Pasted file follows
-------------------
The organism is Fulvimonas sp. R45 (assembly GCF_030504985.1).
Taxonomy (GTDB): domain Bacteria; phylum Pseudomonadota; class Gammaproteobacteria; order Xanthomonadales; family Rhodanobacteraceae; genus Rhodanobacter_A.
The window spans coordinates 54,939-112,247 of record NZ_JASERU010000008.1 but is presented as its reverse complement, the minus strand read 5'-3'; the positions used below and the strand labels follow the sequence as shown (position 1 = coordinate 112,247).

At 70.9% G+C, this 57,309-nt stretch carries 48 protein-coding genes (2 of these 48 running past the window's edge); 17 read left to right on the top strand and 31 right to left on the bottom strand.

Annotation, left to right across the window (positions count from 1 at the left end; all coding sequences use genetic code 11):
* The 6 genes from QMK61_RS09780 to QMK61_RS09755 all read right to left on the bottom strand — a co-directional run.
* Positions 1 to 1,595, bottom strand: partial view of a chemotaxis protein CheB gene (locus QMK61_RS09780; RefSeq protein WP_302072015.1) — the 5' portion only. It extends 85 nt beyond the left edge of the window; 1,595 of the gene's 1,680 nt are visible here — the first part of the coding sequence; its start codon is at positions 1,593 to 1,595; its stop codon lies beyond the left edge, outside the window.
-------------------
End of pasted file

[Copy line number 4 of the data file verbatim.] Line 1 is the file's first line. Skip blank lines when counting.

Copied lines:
At 70.9% G+C, this 57,309-nt stretch carries 48 protein-coding genes (2 of these 48 running past the window's edge); 17 read left to right on the top strand and 31 right to left on the bottom strand.